Where does the peripeteia (reversal) occur in the play Oedipus Rex?
2 Answers | Add Yours
Both the recognition and reversal occur when it is revealed that he was adopted. This is a key piece of the puzzle.
First Oedipus recognises that he is the man he has been looking for and as a result we have reversal. Everything he had known or believed about himself and his life turned out to be a lie. He was not who he thought he was.
Not only did he kill his father when he was a young man trying to escape his fate, but he unknowingly married his mother and had four children with her. His children were also his half brothers and sisters.
As you can see, the peripeteia, did indeed "reverse" his life.
Shaketeach is correct, but there is a specific moment that can be pinpointed as the peripeteia. The Messenger who comes to tell Oedipus that the man he believed to be his father, Polybus, is dead and that he will be made king in Corinth, also happens to be the man who brought the baby Oedipus to King Polybus and his wife.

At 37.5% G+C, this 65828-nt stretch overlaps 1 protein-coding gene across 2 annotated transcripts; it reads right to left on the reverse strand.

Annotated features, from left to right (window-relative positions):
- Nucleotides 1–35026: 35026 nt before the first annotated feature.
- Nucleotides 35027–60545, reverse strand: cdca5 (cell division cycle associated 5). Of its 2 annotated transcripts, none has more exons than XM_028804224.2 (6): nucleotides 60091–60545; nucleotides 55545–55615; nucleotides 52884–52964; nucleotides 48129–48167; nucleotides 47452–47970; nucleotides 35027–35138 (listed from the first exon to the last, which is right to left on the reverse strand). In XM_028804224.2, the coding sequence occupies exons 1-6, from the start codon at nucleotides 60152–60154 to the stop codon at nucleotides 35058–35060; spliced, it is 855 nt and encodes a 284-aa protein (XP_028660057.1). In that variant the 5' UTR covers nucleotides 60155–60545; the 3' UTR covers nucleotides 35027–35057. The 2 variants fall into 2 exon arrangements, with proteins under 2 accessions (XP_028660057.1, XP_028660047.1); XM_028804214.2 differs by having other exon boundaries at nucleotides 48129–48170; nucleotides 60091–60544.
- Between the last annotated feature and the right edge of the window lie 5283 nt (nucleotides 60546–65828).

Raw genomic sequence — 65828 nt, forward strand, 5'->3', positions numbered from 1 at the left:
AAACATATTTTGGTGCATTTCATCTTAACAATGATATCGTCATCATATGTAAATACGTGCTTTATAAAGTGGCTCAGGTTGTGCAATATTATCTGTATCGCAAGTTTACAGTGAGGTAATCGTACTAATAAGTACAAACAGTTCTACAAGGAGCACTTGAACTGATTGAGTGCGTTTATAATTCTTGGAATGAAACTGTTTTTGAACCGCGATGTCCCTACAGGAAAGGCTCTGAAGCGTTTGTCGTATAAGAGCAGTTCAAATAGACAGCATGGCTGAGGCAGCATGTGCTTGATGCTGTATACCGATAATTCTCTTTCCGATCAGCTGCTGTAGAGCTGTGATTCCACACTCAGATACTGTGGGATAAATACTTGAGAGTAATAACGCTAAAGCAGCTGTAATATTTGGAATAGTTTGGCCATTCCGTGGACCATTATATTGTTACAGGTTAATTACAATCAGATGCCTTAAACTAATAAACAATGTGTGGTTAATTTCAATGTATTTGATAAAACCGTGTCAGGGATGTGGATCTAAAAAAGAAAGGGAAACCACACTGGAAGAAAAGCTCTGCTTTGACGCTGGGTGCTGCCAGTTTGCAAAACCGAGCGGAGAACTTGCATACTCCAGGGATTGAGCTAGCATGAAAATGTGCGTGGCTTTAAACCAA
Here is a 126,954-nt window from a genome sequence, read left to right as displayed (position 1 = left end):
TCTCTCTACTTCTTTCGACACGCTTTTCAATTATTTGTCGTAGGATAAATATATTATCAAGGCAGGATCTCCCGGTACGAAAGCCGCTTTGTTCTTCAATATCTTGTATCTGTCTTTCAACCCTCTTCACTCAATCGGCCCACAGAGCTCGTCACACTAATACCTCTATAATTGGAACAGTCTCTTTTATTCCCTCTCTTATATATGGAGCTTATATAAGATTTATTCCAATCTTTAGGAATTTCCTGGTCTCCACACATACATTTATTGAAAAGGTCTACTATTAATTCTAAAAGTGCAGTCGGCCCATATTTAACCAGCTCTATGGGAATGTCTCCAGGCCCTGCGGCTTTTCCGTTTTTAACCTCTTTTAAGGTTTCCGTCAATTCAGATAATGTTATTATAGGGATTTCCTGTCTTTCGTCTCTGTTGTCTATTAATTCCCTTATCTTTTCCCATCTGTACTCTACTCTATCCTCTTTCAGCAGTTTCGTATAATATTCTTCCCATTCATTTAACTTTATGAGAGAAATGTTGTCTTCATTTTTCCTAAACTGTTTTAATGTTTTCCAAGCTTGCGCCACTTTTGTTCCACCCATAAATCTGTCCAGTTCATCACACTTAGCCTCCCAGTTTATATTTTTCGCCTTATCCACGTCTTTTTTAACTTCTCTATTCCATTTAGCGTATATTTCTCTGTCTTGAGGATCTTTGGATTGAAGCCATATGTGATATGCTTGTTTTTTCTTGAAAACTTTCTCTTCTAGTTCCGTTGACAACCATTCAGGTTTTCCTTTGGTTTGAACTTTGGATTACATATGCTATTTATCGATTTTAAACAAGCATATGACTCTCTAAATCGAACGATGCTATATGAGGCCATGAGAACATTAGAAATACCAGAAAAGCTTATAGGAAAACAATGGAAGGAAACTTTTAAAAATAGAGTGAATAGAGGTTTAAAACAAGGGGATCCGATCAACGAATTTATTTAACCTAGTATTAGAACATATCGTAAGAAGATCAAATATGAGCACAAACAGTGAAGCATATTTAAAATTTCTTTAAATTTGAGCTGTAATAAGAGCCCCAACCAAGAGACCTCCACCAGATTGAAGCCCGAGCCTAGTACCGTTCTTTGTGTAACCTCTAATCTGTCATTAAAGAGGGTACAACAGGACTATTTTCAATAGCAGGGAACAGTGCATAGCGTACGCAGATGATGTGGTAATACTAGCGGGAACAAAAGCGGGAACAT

The scene that reveals Oedipus' true past goes on for quite a few pages, drawing out the suspense as Oedipus learns that, according to the Messenger, he need not be afraid of murder and incest in Corinth since Polybus was not his natural father.
And yet the unravelling doesn't end with this news. Oedipus demands to have the old Herdsman who gave him away to the Messenger brought forward. He says:
With such clues,
I could not fail to bring my birth to light. (1058-9)
After more suspenseful questioning, it is finally revealed that the Herdsman got the child from Jocasta and gave it to the Messenger. Finally, Oedipus has his answer. He says (lines 1181 - 1185):
O, O, O, they will all come,
all come out clearly! Light of the sun, let me
look upon you no more after today!
I who first saw the light bred of a match
accursed, and accursed in my living
with them I lived with, cursed in my killing.
This is the exact moment of reversal.
Join to answer this question
Join a community of thousands of dedicated teachers and students.Join eNotes